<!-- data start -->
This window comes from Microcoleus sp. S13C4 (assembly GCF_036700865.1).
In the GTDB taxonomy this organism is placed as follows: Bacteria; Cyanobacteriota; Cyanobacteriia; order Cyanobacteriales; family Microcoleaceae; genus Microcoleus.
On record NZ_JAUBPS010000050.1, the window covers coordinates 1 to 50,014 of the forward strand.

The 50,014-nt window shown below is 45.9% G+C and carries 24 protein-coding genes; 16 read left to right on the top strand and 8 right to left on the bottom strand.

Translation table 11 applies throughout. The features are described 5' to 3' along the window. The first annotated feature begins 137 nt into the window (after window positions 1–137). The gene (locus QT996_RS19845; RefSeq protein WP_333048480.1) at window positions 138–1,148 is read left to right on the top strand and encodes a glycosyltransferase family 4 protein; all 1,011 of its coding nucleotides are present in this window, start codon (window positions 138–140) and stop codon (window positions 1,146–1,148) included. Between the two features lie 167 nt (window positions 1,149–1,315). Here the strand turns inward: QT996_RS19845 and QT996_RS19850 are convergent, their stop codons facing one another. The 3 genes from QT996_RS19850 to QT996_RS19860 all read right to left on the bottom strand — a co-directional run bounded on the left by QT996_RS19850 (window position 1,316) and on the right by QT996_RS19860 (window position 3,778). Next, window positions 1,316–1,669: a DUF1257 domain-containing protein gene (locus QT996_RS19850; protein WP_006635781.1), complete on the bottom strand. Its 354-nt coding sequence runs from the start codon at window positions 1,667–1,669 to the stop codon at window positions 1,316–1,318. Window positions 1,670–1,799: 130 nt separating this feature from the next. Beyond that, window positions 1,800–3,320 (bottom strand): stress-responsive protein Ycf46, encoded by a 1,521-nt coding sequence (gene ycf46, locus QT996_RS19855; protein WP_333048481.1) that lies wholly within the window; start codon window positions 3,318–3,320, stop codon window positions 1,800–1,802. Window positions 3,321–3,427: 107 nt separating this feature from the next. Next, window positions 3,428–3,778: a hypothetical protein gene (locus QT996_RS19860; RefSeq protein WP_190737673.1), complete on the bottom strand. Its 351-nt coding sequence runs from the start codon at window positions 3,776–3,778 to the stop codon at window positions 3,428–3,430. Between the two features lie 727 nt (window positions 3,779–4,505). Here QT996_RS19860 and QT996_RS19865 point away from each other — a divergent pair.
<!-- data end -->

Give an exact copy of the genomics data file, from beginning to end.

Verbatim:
This window comes from Microcoleus sp. S13C4 (assembly GCF_036700865.1).
In the GTDB taxonomy this organism is placed as follows: Bacteria; Cyanobacteriota; Cyanobacteriia; order Cyanobacteriales; family Microcoleaceae; genus Microcoleus.
On record NZ_JAUBPS010000050.1, the window covers coordinates 1 to 50,014 of the forward strand.

The 50,014-nt window shown below is 45.9% G+C and carries 24 protein-coding genes; 16 read left to right on the top strand and 8 right to left on the bottom strand.

Translation table 11 applies throughout. The features are described 5' to 3' along the window. The first annotated feature begins 137 nt into the window (after window positions 1–137). The gene (locus QT996_RS19845; RefSeq protein WP_333048480.1) at window positions 138–1,148 is read left to right on the top strand and encodes a glycosyltransferase family 4 protein; all 1,011 of its coding nucleotides are present in this window, start codon (window positions 138–140) and stop codon (window positions 1,146–1,148) included. Between the two features lie 167 nt (window positions 1,149–1,315). Here the strand turns inward: QT996_RS19845 and QT996_RS19850 are convergent, their stop codons facing one another. The 3 genes from QT996_RS19850 to QT996_RS19860 all read right to left on the bottom strand — a co-directional run bounded on the left by QT996_RS19850 (window position 1,316) and on the right by QT996_RS19860 (window position 3,778). Next, window positions 1,316–1,669: a DUF1257 domain-containing protein gene (locus QT996_RS19850; protein WP_006635781.1), complete on the bottom strand. Its 354-nt coding sequence runs from the start codon at window positions 1,667–1,669 to the stop codon at window positions 1,316–1,318. Window positions 1,670–1,799: 130 nt separating this feature from the next. Beyond that, window positions 1,800–3,320 (bottom strand): stress-responsive protein Ycf46, encoded by a 1,521-nt coding sequence (gene ycf46, locus QT996_RS19855; protein WP_333048481.1) that lies wholly within the window; start codon window positions 3,318–3,320, stop codon window positions 1,800–1,802. Window positions 3,321–3,427: 107 nt separating this feature from the next. Next, window positions 3,428–3,778: a hypothetical protein gene (locus QT996_RS19860; RefSeq protein WP_190737673.1), complete on the bottom strand. Its 351-nt coding sequence runs from the start codon at window positions 3,776–3,778 to the stop codon at window positions 3,428–3,430. Between the two features lie 727 nt (window positions 3,779–4,505). Here QT996_RS19860 and QT996_RS19865 point away from each other — a divergent pair.